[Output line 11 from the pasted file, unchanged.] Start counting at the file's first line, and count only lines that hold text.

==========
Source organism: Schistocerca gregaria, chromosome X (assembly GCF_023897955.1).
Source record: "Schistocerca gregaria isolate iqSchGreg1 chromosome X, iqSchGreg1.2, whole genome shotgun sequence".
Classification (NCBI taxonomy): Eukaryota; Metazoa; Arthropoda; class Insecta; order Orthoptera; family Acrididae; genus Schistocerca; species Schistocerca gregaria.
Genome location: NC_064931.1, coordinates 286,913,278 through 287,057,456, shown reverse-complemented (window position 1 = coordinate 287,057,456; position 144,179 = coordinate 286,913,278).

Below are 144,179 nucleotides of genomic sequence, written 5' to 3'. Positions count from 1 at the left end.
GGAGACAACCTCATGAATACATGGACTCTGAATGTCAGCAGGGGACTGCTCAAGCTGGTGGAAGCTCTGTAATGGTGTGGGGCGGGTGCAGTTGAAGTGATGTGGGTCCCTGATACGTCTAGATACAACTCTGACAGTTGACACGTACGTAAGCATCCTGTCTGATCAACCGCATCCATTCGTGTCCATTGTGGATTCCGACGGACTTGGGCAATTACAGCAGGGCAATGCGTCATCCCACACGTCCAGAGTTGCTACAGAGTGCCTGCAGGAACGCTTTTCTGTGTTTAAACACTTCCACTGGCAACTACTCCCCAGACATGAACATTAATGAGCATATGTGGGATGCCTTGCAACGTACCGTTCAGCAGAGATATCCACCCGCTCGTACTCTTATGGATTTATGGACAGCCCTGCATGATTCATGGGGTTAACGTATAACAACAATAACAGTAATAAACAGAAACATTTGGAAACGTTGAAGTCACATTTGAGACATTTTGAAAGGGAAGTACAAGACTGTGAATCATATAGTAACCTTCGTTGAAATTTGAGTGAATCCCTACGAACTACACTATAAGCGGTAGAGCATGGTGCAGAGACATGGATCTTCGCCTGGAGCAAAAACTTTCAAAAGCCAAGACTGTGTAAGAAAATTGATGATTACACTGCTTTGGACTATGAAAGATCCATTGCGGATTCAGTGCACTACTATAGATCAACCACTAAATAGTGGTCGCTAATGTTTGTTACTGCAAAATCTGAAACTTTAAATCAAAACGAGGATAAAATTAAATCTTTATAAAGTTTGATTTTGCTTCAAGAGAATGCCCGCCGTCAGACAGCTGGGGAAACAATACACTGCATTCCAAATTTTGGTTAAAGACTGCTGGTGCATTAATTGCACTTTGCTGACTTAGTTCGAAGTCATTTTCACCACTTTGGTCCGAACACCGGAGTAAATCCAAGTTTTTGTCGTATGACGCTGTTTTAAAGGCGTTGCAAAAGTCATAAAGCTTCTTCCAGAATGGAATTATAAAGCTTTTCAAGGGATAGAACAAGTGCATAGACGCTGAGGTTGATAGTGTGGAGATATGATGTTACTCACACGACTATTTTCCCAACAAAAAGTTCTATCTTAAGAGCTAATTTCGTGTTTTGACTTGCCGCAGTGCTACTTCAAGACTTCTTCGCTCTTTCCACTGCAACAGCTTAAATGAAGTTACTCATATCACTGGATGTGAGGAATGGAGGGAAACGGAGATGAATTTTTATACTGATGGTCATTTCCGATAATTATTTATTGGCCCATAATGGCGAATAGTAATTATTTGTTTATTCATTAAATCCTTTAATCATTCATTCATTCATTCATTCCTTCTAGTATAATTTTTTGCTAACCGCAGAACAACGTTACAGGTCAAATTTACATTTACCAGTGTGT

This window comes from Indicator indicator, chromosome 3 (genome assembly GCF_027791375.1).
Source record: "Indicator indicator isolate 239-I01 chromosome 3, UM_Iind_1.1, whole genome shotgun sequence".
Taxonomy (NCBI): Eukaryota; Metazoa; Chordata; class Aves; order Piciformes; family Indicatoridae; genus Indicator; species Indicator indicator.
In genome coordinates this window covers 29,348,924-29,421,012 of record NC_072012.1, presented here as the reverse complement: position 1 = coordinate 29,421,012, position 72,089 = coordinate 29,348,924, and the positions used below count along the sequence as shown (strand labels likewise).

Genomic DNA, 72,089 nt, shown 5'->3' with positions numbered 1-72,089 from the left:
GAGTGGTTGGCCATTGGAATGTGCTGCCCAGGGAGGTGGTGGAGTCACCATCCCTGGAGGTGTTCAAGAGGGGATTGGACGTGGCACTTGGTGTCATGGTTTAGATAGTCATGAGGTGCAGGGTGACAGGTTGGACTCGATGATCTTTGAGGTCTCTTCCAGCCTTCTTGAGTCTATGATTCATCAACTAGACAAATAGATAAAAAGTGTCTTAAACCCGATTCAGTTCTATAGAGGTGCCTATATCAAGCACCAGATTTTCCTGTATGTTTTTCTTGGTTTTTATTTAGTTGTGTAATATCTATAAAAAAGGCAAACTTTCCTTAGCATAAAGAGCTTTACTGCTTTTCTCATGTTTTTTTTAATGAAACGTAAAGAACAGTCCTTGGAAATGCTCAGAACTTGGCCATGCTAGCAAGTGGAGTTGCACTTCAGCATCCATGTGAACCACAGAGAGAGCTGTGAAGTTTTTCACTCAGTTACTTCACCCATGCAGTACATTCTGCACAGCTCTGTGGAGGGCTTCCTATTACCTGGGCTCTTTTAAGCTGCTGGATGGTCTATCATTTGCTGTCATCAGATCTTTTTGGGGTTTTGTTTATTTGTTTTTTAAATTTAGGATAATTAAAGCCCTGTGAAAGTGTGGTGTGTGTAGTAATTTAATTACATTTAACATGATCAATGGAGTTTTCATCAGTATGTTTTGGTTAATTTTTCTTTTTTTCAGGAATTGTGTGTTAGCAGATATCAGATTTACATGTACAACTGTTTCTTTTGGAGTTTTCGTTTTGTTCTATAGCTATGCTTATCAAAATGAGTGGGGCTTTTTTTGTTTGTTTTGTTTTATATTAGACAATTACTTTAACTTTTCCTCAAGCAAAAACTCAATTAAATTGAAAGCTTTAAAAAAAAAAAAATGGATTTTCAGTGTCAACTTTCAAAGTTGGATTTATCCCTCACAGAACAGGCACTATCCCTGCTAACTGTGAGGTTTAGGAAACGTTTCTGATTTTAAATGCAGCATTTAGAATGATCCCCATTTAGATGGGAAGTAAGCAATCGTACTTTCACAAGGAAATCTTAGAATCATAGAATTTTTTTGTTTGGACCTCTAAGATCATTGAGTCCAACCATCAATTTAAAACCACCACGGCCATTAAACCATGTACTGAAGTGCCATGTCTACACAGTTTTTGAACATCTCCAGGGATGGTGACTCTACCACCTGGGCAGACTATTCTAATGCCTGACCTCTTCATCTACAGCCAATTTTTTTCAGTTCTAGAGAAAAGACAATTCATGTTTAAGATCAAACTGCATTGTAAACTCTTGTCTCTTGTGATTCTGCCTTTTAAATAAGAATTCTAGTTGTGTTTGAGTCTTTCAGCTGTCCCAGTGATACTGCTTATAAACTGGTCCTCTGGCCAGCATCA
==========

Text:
Genomic DNA, 72,089 nt, shown 5'->3' with positions numbered 1-72,089 from the left: